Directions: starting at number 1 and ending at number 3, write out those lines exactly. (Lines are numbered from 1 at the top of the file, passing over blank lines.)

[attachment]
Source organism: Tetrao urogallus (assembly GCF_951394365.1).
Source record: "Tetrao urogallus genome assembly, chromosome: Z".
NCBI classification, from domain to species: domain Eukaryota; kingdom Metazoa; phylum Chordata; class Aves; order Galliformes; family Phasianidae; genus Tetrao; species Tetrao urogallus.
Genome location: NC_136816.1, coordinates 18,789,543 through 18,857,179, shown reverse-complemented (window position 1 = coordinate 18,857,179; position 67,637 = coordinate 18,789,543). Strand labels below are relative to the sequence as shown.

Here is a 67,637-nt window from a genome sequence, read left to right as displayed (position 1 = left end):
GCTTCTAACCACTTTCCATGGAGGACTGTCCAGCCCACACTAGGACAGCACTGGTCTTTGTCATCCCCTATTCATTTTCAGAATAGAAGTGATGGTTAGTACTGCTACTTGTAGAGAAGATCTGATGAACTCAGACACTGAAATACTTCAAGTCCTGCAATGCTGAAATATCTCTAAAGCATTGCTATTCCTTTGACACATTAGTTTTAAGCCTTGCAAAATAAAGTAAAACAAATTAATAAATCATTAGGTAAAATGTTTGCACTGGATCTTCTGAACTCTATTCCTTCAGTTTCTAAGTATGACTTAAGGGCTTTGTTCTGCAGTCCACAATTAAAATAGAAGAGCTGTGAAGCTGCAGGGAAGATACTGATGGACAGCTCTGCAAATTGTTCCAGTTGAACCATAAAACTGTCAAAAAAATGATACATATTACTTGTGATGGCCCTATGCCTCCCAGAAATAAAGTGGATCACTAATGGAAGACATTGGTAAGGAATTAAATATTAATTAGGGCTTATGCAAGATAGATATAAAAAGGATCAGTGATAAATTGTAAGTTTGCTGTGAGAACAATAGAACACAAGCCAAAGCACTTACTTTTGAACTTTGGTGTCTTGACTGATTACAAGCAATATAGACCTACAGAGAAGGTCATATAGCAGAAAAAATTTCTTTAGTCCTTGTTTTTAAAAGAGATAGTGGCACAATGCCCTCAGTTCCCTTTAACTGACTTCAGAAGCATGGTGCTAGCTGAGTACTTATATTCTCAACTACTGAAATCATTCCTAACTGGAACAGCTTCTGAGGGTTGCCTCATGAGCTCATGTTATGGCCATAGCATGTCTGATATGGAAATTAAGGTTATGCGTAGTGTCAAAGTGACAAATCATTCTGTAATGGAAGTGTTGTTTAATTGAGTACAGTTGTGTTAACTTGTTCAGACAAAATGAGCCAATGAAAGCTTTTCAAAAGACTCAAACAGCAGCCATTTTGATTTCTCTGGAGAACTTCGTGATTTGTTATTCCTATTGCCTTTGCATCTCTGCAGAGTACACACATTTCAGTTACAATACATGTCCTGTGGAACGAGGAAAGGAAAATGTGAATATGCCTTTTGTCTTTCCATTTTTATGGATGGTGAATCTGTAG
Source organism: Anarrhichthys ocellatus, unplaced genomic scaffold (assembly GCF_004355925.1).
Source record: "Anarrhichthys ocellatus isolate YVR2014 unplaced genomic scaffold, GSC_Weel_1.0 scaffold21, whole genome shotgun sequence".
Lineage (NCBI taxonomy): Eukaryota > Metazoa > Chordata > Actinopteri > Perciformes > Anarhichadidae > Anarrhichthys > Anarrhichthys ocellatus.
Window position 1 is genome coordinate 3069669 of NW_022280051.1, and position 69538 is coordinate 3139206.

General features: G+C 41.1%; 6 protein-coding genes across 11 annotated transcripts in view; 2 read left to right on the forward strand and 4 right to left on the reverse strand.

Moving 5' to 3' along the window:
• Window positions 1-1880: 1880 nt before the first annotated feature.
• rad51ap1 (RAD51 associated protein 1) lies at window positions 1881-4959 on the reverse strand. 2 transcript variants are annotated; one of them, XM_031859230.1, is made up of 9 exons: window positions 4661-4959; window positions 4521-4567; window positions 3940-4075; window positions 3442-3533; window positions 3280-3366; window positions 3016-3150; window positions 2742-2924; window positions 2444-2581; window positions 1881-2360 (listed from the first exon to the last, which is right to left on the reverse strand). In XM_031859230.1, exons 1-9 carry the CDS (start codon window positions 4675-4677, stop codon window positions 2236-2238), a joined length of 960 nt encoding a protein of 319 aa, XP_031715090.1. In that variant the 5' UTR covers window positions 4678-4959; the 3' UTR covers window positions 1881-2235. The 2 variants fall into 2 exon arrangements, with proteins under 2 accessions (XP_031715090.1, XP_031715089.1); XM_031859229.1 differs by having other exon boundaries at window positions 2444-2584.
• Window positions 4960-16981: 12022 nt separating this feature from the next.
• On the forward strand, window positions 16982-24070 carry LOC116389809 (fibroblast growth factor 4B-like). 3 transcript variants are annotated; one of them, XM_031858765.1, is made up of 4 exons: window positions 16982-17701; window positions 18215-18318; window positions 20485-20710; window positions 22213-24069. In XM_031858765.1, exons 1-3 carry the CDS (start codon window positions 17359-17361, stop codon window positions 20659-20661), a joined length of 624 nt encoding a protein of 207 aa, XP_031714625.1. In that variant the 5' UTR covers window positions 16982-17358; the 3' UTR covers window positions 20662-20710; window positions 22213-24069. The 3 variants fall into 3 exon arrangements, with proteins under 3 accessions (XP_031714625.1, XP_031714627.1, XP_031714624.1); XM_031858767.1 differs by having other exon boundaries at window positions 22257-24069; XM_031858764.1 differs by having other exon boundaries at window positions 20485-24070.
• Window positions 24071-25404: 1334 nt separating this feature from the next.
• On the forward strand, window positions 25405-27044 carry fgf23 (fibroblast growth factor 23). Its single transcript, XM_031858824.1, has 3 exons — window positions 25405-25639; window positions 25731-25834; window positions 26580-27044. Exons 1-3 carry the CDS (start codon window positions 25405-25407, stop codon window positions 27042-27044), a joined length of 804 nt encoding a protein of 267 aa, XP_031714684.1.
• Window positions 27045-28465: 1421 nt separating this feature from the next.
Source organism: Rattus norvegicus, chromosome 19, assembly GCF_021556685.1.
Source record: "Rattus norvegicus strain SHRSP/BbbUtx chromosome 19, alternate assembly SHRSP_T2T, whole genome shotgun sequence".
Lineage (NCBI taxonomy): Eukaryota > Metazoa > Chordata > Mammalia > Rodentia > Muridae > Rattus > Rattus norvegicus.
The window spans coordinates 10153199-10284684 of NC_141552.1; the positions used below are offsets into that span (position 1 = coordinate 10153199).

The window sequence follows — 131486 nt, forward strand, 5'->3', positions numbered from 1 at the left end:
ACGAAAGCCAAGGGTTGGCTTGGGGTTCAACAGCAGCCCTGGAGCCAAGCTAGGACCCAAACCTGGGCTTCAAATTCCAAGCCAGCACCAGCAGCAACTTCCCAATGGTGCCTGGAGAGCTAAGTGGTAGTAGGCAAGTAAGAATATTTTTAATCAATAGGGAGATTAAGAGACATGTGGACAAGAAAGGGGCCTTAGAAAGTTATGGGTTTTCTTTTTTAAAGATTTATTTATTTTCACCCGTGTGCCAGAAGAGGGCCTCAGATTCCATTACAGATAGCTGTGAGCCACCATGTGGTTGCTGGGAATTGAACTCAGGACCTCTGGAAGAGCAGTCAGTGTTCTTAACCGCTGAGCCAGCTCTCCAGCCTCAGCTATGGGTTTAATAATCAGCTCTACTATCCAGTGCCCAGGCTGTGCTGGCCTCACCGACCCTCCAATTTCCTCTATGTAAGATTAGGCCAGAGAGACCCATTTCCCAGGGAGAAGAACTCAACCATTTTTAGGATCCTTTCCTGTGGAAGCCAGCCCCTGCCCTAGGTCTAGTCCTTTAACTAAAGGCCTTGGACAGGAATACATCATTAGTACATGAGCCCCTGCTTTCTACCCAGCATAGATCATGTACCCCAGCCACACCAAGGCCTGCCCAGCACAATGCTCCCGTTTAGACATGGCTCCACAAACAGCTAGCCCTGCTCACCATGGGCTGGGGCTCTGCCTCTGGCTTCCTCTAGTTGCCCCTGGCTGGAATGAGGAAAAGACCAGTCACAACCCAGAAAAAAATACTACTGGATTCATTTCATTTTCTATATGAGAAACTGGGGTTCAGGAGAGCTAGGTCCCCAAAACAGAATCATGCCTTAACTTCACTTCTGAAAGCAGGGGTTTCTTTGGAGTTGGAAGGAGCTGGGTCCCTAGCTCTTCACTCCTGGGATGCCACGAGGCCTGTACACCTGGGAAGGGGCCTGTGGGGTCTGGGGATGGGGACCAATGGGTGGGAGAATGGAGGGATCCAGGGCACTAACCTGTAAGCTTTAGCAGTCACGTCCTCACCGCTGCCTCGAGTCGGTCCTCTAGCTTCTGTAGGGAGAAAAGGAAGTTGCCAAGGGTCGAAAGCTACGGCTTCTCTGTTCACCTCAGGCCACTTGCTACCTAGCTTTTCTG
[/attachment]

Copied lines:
Source organism: Tetrao urogallus (assembly GCF_951394365.1).
Source record: "Tetrao urogallus genome assembly, chromosome: Z".
NCBI classification, from domain to species: domain Eukaryota; kingdom Metazoa; phylum Chordata; class Aves; order Galliformes; family Phasianidae; genus Tetrao; species Tetrao urogallus.